USA and cannabis - is the biggest runner-up toppling?

In Switzerland, the debate about THC decriminalization is practically frozen. The situation is different in the motherland of hemp prosecution: In the USA, not only are discussions underway, but weed is also being sold semi-legally.


This spring, the governor of California, Arnold Schwarzenegger, surprised the press by announcing that a legalization of cannabis should be debated. Of course, he didn't want to reactivate his old hobby, his statement was much more made under the aspect that a tax on reefer would relieve California's troubled budget by about a billion dollars a year.


“I inhaled, frequently,” Mr. Obama said during his campaign trail. A step up from Clinton, who just pulled on it without inhaling. Also directional was his directive that the DEA (U.S. Federal Drug Enforcement Administration) no longer undertake prosecution of Medical Cannabis outlets. However, this is only in states that have already legalized Medical Cannabis. These include Alaska, Colorado, Hawaii, Illinois, California, Maine, Maryland, Michigan, Montana, Nevada, New Jersey, Oregon, Rhode Islands, Vermont and Washington.

Two bills

Barney Frank, a member of the House of Representatives, has introduced two bills on cannabis in the House. The first would change federal law to allow states to experiment with medical cannabis without interference from the federal government. And the second would drastically reduce penalties for “personal possession.” It remains to be seen how the House will take up this proposal.


Cannabis is a far more important issue than most people in the US realize. There is a war going on just outside the gates of the USA. The Mexican Drug War, which has already claimed 12,000 lives since 2006. The 1:50 (cocaine to cannabis) seizure ratio clearly indicates that cannabis is the primary business of the drug cartels. The main market is the U.S., a fact indirectly acknowledged by Hillary Clinton during her visit with Mexican President Felipe Calderon. Clinton acknowledged U.S. complicity in the drug cartels' violence.


At the same time, prisons in the USA are overcrowded. 750 people per 100,000 inhabitants are in prison in the USA. In Switzerland, the figure is only 83 people. Estimates by the U.S. Department of Justice suggest that around a quarter of prison inmates in the U.S. are serving time for drugs. FBI statistics indicate that over 800,000 U.S. citizens have served time for hemp since 2006.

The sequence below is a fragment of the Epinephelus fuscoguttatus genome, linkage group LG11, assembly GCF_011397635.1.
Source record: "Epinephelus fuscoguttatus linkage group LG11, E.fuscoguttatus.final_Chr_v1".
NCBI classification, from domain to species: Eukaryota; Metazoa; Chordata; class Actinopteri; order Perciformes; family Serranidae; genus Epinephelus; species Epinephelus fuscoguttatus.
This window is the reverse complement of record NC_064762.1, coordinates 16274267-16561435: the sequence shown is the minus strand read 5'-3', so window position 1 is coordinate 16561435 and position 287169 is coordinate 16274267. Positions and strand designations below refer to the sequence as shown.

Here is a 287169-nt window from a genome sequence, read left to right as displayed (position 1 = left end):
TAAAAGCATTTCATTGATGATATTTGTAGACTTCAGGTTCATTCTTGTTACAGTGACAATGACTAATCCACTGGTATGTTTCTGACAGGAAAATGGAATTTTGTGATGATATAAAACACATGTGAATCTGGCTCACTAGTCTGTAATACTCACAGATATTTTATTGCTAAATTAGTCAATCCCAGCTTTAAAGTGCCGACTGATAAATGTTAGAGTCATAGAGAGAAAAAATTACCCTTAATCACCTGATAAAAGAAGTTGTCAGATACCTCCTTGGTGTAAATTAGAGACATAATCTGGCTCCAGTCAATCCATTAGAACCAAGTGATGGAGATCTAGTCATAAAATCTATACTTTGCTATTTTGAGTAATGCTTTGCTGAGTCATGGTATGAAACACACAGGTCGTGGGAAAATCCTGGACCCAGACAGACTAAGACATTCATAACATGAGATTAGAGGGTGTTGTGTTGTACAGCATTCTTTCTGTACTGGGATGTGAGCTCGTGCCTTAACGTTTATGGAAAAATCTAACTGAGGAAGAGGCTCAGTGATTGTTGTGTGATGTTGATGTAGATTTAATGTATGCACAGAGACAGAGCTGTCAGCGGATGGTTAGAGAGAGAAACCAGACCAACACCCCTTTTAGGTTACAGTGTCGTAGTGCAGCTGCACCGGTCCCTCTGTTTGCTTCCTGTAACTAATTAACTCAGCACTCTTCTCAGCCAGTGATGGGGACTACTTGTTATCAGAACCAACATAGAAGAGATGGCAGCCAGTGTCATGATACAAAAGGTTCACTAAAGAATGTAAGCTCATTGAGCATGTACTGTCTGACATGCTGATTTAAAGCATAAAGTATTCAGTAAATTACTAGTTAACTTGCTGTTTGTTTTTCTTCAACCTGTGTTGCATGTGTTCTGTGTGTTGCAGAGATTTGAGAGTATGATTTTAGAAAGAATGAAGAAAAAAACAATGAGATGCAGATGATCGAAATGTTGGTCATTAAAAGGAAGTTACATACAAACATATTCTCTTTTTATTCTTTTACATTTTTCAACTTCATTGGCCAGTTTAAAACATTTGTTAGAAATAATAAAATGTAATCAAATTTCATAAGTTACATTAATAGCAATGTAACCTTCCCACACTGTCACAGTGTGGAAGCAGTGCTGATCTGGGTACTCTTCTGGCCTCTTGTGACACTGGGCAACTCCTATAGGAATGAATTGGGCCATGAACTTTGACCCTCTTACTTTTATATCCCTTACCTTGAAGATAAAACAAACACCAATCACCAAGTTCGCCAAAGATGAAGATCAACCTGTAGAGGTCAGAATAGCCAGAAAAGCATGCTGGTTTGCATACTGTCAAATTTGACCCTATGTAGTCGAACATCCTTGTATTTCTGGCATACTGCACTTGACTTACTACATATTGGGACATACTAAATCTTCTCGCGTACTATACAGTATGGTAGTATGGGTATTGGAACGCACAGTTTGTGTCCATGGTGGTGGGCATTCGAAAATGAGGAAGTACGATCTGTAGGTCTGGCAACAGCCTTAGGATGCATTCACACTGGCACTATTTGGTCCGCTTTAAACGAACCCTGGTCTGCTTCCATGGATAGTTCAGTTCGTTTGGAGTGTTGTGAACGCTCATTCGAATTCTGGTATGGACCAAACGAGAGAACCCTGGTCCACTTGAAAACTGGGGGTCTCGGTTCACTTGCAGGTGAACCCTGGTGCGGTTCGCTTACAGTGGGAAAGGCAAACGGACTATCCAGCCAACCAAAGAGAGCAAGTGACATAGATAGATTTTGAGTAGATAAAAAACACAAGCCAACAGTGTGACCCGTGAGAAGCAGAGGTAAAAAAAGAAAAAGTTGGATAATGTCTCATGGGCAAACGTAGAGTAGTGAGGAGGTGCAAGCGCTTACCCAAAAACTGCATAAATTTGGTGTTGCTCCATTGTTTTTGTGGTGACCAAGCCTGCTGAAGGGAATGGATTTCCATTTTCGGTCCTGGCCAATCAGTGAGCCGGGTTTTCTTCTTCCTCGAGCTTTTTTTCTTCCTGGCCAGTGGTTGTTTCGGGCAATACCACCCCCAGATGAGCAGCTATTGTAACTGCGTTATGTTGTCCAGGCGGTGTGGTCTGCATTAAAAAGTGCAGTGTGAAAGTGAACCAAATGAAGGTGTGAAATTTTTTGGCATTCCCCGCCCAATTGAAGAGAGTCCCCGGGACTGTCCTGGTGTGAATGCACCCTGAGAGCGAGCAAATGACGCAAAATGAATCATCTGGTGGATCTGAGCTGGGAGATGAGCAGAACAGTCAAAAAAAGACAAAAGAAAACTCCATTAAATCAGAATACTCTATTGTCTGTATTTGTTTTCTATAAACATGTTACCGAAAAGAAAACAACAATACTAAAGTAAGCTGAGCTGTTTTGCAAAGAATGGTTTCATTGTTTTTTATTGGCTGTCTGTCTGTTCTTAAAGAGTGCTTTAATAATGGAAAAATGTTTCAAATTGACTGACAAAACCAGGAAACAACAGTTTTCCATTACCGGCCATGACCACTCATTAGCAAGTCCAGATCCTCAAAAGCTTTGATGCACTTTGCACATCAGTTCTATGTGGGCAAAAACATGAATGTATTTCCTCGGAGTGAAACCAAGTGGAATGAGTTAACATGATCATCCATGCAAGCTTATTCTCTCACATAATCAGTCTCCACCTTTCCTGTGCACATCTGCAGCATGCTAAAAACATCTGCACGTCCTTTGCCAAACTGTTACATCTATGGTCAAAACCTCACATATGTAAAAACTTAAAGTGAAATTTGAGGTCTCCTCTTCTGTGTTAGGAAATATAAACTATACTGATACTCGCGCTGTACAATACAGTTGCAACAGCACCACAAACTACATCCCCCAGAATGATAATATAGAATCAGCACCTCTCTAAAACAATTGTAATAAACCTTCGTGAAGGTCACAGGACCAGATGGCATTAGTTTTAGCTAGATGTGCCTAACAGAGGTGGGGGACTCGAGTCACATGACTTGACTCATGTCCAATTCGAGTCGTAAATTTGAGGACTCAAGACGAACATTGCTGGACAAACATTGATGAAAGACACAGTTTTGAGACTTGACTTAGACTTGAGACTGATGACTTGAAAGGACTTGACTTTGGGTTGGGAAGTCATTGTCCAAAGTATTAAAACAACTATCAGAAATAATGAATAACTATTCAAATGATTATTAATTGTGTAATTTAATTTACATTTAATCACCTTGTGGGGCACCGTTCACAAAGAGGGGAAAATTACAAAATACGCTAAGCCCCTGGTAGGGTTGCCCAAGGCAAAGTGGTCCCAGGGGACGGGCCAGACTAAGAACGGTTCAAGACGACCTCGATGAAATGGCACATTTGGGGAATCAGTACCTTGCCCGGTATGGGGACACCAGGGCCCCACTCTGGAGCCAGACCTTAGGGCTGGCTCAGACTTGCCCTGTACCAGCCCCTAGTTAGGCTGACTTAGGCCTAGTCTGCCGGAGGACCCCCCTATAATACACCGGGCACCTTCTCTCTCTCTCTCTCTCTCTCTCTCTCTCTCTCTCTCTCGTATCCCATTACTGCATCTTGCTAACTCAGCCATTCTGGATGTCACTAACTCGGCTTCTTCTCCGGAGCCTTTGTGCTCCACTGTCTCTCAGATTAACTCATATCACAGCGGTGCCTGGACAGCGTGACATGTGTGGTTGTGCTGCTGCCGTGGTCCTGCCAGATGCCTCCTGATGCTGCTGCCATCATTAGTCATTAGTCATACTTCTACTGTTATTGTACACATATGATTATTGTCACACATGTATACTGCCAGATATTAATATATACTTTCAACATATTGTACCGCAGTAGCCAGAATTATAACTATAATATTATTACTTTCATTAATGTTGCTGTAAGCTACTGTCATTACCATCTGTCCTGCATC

Positive direction

After the drug policy aberrations of Bush Junior, something is happening again in the country. The direction is taking a more positive turn for THC users. Recent polls by CBS already showed a sizable 41% in favor of legalization. In an internet Q&A with President Barack Obama, the question of legalization has been chosen as the most important question of the participants.

Medical certificate

The developments regarding medical cannabis in California are extremely interesting. Already now, the barriers to legal purchase in the Sunshine State seem to be lowering. With a doctor's certificate, it is possible to legally obtain the coveted herb in special medical cannabis stores or to grow it yourself. The law, which has been in place since 1996, states that any use of cannabis that alleviates suffering is allowed. This is an open-ended formulation. It is clear that even “healthy” people, who like to smoke a joint from time to time, are sensible to visit the “recommended” doctors. The advantage of the legal and reputable reference is enormous. We stoners in Switzerland also like to remember the time of the hemp whirlpools. The good quality, the freedom from stress, the tolerated semi-legality.


Yet, one does not need to invoke human rights to demonstrate that society and democracies in Western countries continue to culturally exclude and criminalize 99% of cannabis users. The U.S. is also far from transforming this plain injustice into a proportionate, fair and timely policy. The ideological opponents will soon enough use the usual arguments and continue to paint the picture of the pot-smoking loser, especially in the conservative sector.

Dominant USA

Nevertheless, shedding light on U.S. drug policy would undoubtedly call into question the ideologically obsessed work of the UNODC (United Nations Office on Drugs and Crime) on cannabis. The influence of the Americans is weighty, if not to say dominant. But until then, the UNODC will commission one scientific work after another to prove the extreme danger of cannabis.


In this respect, the small hope remains for us discriminated stoners in this country that, starting from the USA, something will happen in the international area for decriminalization.

Last modified: 2024/03/27 08:56

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Legal overview

Shit happens 15 (Summer 2023)

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